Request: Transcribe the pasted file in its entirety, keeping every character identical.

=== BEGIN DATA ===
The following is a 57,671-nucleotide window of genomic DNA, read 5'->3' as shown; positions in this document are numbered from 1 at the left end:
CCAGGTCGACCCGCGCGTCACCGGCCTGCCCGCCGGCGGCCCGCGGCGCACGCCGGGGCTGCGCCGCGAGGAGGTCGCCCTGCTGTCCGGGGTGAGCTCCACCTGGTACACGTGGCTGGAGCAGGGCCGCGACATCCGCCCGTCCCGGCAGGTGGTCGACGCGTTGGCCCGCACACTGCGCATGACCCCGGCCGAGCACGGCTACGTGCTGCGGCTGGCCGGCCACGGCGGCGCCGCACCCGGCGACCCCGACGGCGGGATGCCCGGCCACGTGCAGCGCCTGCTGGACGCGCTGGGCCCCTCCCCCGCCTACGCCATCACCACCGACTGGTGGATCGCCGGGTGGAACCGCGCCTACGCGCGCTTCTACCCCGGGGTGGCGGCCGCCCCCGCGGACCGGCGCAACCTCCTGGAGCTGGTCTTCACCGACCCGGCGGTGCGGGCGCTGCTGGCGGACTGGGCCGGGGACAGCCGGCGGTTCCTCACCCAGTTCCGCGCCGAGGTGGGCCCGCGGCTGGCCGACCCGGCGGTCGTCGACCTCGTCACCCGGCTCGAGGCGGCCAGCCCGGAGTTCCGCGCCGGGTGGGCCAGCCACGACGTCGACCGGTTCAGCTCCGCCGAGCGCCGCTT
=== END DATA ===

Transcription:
The following is a 57,671-nucleotide window of genomic DNA, read 5'->3' as shown; positions in this document are numbered from 1 at the left end:
CCAGGTCGACCCGCGCGTCACCGGCCTGCCCGCCGGCGGCCCGCGGCGCACGCCGGGGCTGCGCCGCGAGGAGGTCGCCCTGCTGTCCGGGGTGAGCTCCACCTGGTACACGTGGCTGGAGCAGGGCCGCGACATCCGCCCGTCCCGGCAGGTGGTCGACGCGTTGGCCCGCACACTGCGCATGACCCCGGCCGAGCACGGCTACGTGCTGCGGCTGGCCGGCCACGGCGGCGCCGCACCCGGCGACCCCGACGGCGGGATGCCCGGCCACGTGCAGCGCCTGCTGGACGCGCTGGGCCCCTCCCCCGCCTACGCCATCACCACCGACTGGTGGATCGCCGGGTGGAACCGCGCCTACGCGCGCTTCTACCCCGGGGTGGCGGCCGCCCCCGCGGACCGGCGCAACCTCCTGGAGCTGGTCTTCACCGACCCGGCGGTGCGGGCGCTGCTGGCGGACTGGGCCGGGGACAGCCGGCGGTTCCTCACCCAGTTCCGCGCCGAGGTGGGCCCGCGGCTGGCCGACCCGGCGGTCGTCGACCTCGTCACCCGGCTCGAGGCGGCCAGCCCGGAGTTCCGCGCCGGGTGGGCCAGCCACGACGTCGACCGGTTCAGCTCCGCCGAGCGCCGCTT